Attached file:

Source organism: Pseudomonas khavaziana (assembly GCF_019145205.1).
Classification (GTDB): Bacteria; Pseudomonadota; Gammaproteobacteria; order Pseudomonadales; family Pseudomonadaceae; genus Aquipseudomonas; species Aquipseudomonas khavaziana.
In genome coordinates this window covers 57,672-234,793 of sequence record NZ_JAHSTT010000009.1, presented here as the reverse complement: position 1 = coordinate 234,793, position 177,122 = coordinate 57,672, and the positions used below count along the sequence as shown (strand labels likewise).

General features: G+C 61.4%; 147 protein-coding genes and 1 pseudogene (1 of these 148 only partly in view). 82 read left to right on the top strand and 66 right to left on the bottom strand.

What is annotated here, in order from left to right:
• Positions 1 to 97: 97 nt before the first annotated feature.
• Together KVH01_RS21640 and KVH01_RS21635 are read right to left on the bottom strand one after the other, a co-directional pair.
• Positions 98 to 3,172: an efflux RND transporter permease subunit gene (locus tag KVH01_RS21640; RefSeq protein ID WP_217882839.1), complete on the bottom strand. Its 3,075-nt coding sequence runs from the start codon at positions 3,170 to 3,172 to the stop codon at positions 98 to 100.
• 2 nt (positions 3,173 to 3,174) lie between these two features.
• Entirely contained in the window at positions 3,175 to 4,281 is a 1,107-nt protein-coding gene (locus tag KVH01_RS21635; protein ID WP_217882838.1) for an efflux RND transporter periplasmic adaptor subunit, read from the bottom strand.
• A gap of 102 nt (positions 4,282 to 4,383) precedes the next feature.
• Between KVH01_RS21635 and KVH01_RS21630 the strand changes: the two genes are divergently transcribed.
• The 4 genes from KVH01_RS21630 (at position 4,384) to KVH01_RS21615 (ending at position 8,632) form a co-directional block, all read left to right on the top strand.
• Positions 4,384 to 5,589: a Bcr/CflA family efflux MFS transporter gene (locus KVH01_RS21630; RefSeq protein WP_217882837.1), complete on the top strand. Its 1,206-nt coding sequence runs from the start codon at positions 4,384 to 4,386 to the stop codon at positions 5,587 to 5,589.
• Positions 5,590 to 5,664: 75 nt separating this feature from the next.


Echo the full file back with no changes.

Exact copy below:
Source organism: Pseudomonas khavaziana (assembly GCF_019145205.1).
Classification (GTDB): Bacteria; Pseudomonadota; Gammaproteobacteria; order Pseudomonadales; family Pseudomonadaceae; genus Aquipseudomonas; species Aquipseudomonas khavaziana.
In genome coordinates this window covers 57,672-234,793 of sequence record NZ_JAHSTT010000009.1, presented here as the reverse complement: position 1 = coordinate 234,793, position 177,122 = coordinate 57,672, and the positions used below count along the sequence as shown (strand labels likewise).

General features: G+C 61.4%; 147 protein-coding genes and 1 pseudogene (1 of these 148 only partly in view). 82 read left to right on the top strand and 66 right to left on the bottom strand.

What is annotated here, in order from left to right:
• Positions 1 to 97: 97 nt before the first annotated feature.
• Together KVH01_RS21640 and KVH01_RS21635 are read right to left on the bottom strand one after the other, a co-directional pair.
• Positions 98 to 3,172: an efflux RND transporter permease subunit gene (locus tag KVH01_RS21640; RefSeq protein ID WP_217882839.1), complete on the bottom strand. Its 3,075-nt coding sequence runs from the start codon at positions 3,170 to 3,172 to the stop codon at positions 98 to 100.
• 2 nt (positions 3,173 to 3,174) lie between these two features.
• Entirely contained in the window at positions 3,175 to 4,281 is a 1,107-nt protein-coding gene (locus tag KVH01_RS21635; protein ID WP_217882838.1) for an efflux RND transporter periplasmic adaptor subunit, read from the bottom strand.
• A gap of 102 nt (positions 4,282 to 4,383) precedes the next feature.
• Between KVH01_RS21635 and KVH01_RS21630 the strand changes: the two genes are divergently transcribed.
• The 4 genes from KVH01_RS21630 (at position 4,384) to KVH01_RS21615 (ending at position 8,632) form a co-directional block, all read left to right on the top strand.
• Positions 4,384 to 5,589: a Bcr/CflA family efflux MFS transporter gene (locus KVH01_RS21630; RefSeq protein WP_217882837.1), complete on the top strand. Its 1,206-nt coding sequence runs from the start codon at positions 4,384 to 4,386 to the stop codon at positions 5,587 to 5,589.
• Positions 5,590 to 5,664: 75 nt separating this feature from the next.